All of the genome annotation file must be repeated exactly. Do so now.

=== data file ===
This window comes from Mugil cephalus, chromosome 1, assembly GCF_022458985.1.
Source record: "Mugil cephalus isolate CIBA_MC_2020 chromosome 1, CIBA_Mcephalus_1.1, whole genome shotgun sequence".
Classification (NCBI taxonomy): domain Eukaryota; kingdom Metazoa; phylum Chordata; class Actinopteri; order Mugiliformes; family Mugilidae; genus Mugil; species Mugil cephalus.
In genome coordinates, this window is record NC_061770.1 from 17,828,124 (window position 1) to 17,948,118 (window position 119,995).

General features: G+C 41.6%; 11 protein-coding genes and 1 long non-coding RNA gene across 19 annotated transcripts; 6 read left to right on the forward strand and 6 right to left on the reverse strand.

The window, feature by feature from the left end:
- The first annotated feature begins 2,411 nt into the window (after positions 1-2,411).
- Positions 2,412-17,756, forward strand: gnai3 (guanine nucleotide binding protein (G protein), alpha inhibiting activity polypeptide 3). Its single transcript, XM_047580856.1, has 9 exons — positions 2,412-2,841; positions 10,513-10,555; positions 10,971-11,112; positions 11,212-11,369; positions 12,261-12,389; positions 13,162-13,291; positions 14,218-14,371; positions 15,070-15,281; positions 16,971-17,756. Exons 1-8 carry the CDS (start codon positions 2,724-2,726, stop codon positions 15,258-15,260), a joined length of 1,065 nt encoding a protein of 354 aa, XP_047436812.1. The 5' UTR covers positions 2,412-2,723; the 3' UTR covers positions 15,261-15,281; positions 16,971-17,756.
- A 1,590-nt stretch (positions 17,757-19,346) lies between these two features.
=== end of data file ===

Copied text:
This window comes from Mugil cephalus, chromosome 1, assembly GCF_022458985.1.
Source record: "Mugil cephalus isolate CIBA_MC_2020 chromosome 1, CIBA_Mcephalus_1.1, whole genome shotgun sequence".
Classification (NCBI taxonomy): domain Eukaryota; kingdom Metazoa; phylum Chordata; class Actinopteri; order Mugiliformes; family Mugilidae; genus Mugil; species Mugil cephalus.
In genome coordinates, this window is record NC_061770.1 from 17,828,124 (window position 1) to 17,948,118 (window position 119,995).

General features: G+C 41.6%; 11 protein-coding genes and 1 long non-coding RNA gene across 19 annotated transcripts; 6 read left to right on the forward strand and 6 right to left on the reverse strand.

The window, feature by feature from the left end:
- The first annotated feature begins 2,411 nt into the window (after positions 1-2,411).
- Positions 2,412-17,756, forward strand: gnai3 (guanine nucleotide binding protein (G protein), alpha inhibiting activity polypeptide 3). Its single transcript, XM_047580856.1, has 9 exons — positions 2,412-2,841; positions 10,513-10,555; positions 10,971-11,112; positions 11,212-11,369; positions 12,261-12,389; positions 13,162-13,291; positions 14,218-14,371; positions 15,070-15,281; positions 16,971-17,756. Exons 1-8 carry the CDS (start codon positions 2,724-2,726, stop codon positions 15,258-15,260), a joined length of 1,065 nt encoding a protein of 354 aa, XP_047436812.1. The 5' UTR covers positions 2,412-2,723; the 3' UTR covers positions 15,261-15,281; positions 16,971-17,756.
- A 1,590-nt stretch (positions 17,757-19,346) lies between these two features.